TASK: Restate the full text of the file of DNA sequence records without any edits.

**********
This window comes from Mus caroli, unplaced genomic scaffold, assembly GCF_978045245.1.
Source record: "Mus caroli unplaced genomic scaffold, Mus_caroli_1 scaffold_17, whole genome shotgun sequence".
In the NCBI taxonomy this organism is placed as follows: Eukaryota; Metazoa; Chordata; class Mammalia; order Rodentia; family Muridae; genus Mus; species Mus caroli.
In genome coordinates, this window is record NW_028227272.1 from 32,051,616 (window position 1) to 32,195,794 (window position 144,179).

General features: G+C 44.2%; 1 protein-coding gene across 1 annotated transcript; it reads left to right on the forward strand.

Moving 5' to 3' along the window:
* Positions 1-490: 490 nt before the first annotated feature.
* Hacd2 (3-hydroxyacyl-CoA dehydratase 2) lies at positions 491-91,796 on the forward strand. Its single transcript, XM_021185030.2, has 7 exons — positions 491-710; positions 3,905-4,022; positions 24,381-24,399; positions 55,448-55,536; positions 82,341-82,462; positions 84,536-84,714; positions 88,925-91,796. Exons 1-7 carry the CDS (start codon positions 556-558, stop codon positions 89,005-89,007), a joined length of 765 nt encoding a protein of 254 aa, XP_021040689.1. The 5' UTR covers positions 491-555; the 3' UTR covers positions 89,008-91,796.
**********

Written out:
This window comes from Mus caroli, unplaced genomic scaffold, assembly GCF_978045245.1.
Source record: "Mus caroli unplaced genomic scaffold, Mus_caroli_1 scaffold_17, whole genome shotgun sequence".
In the NCBI taxonomy this organism is placed as follows: Eukaryota; Metazoa; Chordata; class Mammalia; order Rodentia; family Muridae; genus Mus; species Mus caroli.
In genome coordinates, this window is record NW_028227272.1 from 32,051,616 (window position 1) to 32,195,794 (window position 144,179).

General features: G+C 44.2%; 1 protein-coding gene across 1 annotated transcript; it reads left to right on the forward strand.

Moving 5' to 3' along the window:
* Positions 1-490: 490 nt before the first annotated feature.
* Hacd2 (3-hydroxyacyl-CoA dehydratase 2) lies at positions 491-91,796 on the forward strand. Its single transcript, XM_021185030.2, has 7 exons — positions 491-710; positions 3,905-4,022; positions 24,381-24,399; positions 55,448-55,536; positions 82,341-82,462; positions 84,536-84,714; positions 88,925-91,796. Exons 1-7 carry the CDS (start codon positions 556-558, stop codon positions 89,005-89,007), a joined length of 765 nt encoding a protein of 254 aa, XP_021040689.1. The 5' UTR covers positions 491-555; the 3' UTR covers positions 89,008-91,796.